The Strength of Family Warners Persevere Raising Twins with Autism

By Boling, Dave | The Spokesman-Review (Spokane, WA), April 7, 2019 | Go to article overview

The Strength of Family Warners Persevere Raising Twins with Autism


Boling, Dave, The Spokesman-Review (Spokane, WA)


Sometimes strangers at book events approach authors Ana and Curt Warner with an unusual request: Do you mind if I hug you?

It doesn't come off as awkward because the Warners understand completely, and respond to embraces in kind. Sometimes highly personal stories are shared. Often it gets emotional. The New York Times doesn't chart "Most-Hugged" authors, but the Warners probably would be high on that list if it did.

These moments are about far more than getting authors' signatures on the title page of a book. Or of those fans of the Seattle Seahawks hoping to get an autograph from Curt, a former Pro Bowl running back.

This powerful connection to readers is rooted in mutual respect and empathy shared by those who have dedicated much of their lives raising children with special needs. In reviews and comments, readers have offered similar versions of a prevailing sentiment: "The Warner Boys" book has given voice and witness to their own dramatic narratives.

Somebody has told our story. We're not alone.

"It's amazing," Ana Warner said of the quick and deep bonding with readers. "A lot of times it's without even saying anything. We can just look at each other and know what the other has been through."

With the December publication of their memoir, the Warners finally told the story they'd kept to themselves for decades. In raw and honest terms, they wrote of raising twin sons with autism spectrum disorder, and laid out in painful detail their struggles with grief and death and depression amid the destruction of their home by the twins' violent behavior and a life-threatening fire.

Readers relate not only to the story but to the sense of humanity the Warners bring to the telling. Particularly Ana, who seems willing to be everyone's mother.

"I connect, especially to the moms," Ana said. "I want to hug them and hold them tight and say 'It's going to be OK.' I wish I could go home with them and help. I want to say, 'Call me and I'll come over and cry with you.' I wish I could do that with every one of them."

These are sentiments that readers are not likely to receive from Stephen King or James Patterson.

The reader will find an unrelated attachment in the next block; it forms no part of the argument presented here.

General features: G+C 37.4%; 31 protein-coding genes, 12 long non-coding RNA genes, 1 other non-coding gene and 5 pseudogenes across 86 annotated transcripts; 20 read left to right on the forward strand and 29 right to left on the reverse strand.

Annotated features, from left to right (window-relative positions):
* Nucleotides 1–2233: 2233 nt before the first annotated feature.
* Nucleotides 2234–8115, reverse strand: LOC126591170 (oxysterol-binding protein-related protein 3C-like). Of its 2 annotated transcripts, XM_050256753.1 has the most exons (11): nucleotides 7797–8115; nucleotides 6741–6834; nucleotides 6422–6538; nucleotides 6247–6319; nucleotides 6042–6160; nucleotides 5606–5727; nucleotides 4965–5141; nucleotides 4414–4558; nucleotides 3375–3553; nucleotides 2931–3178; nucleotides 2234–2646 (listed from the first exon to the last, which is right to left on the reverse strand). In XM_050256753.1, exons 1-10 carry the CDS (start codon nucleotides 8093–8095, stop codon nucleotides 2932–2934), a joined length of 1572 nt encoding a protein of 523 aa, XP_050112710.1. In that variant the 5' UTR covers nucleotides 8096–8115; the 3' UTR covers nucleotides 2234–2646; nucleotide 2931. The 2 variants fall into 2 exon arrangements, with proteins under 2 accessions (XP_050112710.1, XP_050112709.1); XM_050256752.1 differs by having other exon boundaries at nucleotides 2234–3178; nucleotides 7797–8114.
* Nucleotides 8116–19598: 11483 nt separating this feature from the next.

Their book doesn't promise answers; Curt and Ana confess up-front that they're not experts on autism and they're not doctors - they're parents. Parents like so many others trying to make the best of a tough situation. They write about the scars and close calls and fears. And they now stand as evidence of a vital truth: It can be done.

The book is about that process. It's about parenting and relationships. But it's also a love story, and how this couple shares qualities that sometimes seem only fictional - unwavering commitment and unconditional love.

They will talk about these things at the Northwest Passages Book Club on April 14, 3-5 p.m. at Spokane's Bing Crosby Theater. Don't be bashful if you feel like giving them hugs afterward. They understand, and reciprocate.

Out of the spotlight

From the fans' perspective, Curt Warner had disappeared from the public eye. Truth is, he was very busy being a parent.

After his elusive running helped the Seahawks mature from exciting expansion team to playoff contender, Curt started his post-NFL career by buying a car dealership in Bellevue. It had been only a few years after he had married Ana, an aspiring Brazilian model, that they set about starting their family.

In 1991, their first son, Ryan, died as a full-term stillborn. Miscarriages followed before a healthy son, Jonathan, was born. In quick succession, Ana gave birth to twins, Austin and Christian. At roughly 2, the twins started falling dramatically short of developmental benchmarks, and for three more years, their behaviors became more curious and worrisome before a belated diagnosis of autism spectrum disorder.

By then, the family had moved to Camas, in southwest Washington, where Curt took over a different dealership. Over the years following the diagnosis, the Warners employed an army of therapists and attempted every promising treatment, finding occasional progress often followed by disappointing regression. …

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